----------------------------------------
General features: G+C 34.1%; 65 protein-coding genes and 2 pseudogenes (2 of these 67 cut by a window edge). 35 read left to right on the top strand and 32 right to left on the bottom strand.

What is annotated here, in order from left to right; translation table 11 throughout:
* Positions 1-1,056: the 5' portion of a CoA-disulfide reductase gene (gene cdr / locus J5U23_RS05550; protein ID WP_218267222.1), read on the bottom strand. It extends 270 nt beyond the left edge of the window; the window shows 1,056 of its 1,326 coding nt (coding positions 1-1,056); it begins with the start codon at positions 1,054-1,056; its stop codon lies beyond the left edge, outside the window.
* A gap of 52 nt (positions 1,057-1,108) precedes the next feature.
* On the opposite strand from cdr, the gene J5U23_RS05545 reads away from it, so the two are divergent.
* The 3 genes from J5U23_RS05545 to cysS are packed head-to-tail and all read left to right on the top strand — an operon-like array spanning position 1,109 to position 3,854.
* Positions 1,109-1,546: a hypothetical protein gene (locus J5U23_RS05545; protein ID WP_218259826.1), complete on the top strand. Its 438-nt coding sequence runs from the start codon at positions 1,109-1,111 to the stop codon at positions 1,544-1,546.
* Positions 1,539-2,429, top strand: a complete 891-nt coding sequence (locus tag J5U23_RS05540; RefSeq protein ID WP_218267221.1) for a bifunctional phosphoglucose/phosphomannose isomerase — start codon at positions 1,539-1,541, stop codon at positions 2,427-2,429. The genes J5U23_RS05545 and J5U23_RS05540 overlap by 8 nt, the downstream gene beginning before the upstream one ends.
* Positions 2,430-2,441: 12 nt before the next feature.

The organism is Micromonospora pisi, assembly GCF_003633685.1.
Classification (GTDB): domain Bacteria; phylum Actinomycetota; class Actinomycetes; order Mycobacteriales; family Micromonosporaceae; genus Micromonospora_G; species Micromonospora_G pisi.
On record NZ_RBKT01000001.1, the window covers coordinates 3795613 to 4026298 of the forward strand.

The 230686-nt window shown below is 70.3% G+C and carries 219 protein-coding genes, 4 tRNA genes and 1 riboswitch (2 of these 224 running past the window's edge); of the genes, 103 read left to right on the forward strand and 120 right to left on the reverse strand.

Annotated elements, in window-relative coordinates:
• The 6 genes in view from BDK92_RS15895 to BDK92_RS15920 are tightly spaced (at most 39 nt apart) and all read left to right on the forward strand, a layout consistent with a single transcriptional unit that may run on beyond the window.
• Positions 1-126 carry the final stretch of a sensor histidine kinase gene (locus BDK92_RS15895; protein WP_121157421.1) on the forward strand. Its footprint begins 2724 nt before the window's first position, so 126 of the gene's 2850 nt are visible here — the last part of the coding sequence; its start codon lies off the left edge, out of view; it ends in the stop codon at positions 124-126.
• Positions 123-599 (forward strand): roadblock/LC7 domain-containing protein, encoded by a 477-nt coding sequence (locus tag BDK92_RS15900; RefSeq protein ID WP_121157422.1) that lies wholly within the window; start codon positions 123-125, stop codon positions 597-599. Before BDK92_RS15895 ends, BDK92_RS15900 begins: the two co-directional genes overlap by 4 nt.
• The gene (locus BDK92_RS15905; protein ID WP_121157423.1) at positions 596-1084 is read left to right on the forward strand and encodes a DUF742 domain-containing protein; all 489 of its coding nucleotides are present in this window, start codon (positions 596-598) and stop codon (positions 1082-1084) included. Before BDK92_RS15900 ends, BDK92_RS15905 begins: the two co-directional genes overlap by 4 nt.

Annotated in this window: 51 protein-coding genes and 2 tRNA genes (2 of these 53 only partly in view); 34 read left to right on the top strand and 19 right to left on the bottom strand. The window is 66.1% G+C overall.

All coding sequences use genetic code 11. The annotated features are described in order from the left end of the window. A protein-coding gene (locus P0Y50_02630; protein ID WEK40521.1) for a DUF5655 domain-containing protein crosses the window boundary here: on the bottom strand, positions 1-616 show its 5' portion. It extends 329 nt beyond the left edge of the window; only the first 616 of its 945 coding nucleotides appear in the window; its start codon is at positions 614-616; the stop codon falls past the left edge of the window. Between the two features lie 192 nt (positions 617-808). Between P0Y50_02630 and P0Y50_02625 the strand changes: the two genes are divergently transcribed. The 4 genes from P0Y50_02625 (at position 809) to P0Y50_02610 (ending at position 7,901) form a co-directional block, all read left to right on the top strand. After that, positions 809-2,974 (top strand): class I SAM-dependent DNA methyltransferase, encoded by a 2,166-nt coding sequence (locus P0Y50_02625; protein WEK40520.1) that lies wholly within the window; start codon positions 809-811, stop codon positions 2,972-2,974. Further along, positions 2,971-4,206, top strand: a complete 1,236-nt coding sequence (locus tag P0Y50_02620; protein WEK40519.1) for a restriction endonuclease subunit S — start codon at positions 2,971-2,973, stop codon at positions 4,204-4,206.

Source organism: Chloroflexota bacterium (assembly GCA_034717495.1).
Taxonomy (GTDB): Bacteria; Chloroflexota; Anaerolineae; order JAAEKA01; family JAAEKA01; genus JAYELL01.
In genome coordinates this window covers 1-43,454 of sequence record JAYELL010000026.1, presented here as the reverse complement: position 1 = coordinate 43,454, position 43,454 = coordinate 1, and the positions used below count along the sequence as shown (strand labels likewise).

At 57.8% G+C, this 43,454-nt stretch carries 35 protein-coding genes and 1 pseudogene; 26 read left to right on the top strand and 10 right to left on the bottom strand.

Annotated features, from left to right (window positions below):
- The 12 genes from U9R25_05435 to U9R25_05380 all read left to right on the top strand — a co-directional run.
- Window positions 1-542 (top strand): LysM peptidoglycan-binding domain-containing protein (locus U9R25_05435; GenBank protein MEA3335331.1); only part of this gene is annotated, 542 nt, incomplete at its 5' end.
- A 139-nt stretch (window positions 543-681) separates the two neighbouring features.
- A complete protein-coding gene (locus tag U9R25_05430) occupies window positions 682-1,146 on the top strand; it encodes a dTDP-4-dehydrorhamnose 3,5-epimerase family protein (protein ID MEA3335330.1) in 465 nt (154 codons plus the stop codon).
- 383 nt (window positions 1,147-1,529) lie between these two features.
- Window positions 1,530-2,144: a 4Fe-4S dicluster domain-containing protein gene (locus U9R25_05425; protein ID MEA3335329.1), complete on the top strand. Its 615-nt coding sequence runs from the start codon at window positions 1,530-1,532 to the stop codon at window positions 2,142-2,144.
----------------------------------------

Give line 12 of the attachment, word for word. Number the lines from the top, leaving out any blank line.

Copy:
On record NZ_RBKT01000001.1, the window covers coordinates 3795613 to 4026298 of the forward strand.